The downloaded episodes can then be played, replayed, or archived as with any other computer file.
To conserve bandwidth, users may opt to search for content using an online podcast directory, such as FeedTheNetwork.com; Directories such as this allow people to listen online and initially become familiar with the content provided from an RSS Feed before deciding to subscribe. For most broadband users, bandwidth is generally not given a second thought, however, there are still a number of computers which are connected to the Internet using a dial-up connection.
What makes podcasting unique from other digital audio and video delivery is the use of syndication feed enclosures. The concept was proposed in a draft by Tristan Louis in October, 2000, and implemented in somewhat different form by Dave Winer, a software developer and an author of the RSS format. Winer had discussed the concept, also in October 2000, with Adam Curry, a user of his software, as well as having other customer requests for audioblogging features. He included the new functionality in RSS 0.92, by defining a new element called "enclosure", which would simply pass the address of a media file to the RSS aggregator. Winer demonstrated how the feature would work by enclosing a Grateful Dead song in his Scripting News weblog on January 11th, 2001.
For its first two years, the enclosure element had relatively few users. Winer's company incorporated the new feature in its weblogging product, Radio Userland, the program favored by Curry, audioblogger Harold Gilchrist and others. Since Radio Userland had a built-in aggregator, it provided both the "send" and "receive" components of what was then called audioblogging. All that was needed for "podcasting" was a way to automatically move audio files from Radio Userland's download folder to an audio player (either software or hardware ) -- along with enough compelling audio to make such automation worth the trouble.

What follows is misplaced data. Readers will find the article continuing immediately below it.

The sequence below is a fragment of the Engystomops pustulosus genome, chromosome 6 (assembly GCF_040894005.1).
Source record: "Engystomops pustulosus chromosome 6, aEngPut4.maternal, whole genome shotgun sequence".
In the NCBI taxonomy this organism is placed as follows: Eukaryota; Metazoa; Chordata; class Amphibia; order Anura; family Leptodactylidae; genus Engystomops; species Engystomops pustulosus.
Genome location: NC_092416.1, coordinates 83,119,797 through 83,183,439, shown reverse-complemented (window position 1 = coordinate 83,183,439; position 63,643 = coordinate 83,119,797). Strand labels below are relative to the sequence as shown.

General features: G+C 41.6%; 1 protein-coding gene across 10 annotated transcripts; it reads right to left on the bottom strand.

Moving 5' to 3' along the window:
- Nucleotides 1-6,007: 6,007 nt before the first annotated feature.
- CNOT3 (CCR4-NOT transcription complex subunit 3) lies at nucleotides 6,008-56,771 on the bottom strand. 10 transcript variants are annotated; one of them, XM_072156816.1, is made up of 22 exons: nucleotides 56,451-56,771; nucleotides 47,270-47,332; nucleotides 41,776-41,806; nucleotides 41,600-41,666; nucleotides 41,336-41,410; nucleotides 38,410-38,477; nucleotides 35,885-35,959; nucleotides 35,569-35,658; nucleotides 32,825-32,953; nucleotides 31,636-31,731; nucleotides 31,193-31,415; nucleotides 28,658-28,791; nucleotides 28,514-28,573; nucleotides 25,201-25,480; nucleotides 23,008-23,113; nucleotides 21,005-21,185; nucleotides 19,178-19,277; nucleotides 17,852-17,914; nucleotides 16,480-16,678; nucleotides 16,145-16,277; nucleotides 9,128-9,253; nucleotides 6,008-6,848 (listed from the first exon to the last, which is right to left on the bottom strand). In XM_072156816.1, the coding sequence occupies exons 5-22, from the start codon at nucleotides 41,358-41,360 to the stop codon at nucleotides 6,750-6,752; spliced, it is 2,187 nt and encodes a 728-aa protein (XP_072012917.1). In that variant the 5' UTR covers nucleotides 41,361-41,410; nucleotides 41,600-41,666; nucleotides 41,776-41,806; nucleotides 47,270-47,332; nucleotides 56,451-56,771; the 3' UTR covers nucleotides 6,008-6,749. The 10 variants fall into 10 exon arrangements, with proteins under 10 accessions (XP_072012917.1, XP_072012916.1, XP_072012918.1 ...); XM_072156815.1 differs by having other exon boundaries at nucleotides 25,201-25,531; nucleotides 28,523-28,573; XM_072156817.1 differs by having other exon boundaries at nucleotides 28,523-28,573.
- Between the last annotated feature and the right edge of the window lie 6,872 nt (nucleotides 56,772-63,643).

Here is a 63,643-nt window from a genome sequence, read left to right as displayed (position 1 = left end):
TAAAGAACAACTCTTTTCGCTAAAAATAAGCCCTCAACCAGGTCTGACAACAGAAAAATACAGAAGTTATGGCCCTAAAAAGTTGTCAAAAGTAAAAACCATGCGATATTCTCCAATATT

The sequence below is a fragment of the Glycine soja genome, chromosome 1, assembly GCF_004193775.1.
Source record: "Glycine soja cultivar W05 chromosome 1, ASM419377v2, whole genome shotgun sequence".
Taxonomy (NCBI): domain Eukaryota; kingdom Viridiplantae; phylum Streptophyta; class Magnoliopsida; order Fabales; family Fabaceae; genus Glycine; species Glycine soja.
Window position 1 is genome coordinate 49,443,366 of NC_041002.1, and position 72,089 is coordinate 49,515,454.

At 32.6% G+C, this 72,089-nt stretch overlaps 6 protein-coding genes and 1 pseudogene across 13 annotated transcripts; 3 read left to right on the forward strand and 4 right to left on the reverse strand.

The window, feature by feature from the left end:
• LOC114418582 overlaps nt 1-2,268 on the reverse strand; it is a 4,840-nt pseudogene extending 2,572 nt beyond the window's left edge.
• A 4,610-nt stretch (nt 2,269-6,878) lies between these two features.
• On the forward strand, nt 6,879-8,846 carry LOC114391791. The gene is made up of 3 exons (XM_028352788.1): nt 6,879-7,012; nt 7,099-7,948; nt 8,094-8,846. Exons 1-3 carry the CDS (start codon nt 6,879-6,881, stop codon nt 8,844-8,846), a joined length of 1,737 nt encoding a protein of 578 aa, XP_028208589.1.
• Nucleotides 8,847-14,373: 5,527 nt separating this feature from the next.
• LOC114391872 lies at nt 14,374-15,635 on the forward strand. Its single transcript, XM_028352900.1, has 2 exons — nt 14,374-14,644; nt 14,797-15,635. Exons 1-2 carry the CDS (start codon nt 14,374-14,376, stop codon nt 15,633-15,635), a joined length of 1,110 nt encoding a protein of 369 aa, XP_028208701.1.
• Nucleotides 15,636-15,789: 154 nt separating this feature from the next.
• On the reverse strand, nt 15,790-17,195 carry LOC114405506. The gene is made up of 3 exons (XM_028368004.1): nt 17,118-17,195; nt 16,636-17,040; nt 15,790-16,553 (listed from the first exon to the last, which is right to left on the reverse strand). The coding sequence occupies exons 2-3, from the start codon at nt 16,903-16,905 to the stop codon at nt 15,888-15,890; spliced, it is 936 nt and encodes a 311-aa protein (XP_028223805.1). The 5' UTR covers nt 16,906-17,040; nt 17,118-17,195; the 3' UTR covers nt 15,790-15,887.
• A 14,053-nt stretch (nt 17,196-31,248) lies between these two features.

While few developers of RSS-capable blogging software or aggregators made use of the enclosure element, in June 2003, Stephen Downes demonstrated aggregation and syndication of audio files in his Ed Radio application. Ed Radio scanned RSS feeds for MP3 files, collected them into a single feed, and made the result available as SMIL or Webjay audio feeds.
In September 2003, Winer created a special RSS-with-enclosures feed for his Harvard Berkman Center colleague Christopher Lydon's weblog, which previously had a text-only RSS feed. Lydon, a former New York Times reporter and NPR talkshow host, had posted 25 in-depth interviews with bloggers, futurists and political figures, which Winer gradually released to the feed. Announcing the feed in his weblog, Winer challenged other aggregator developers to support this new form of content and provide enclosure support. Not long after, Pete Prodoehl released a skin for the Amphetadesk aggregator that displayed enclosure links.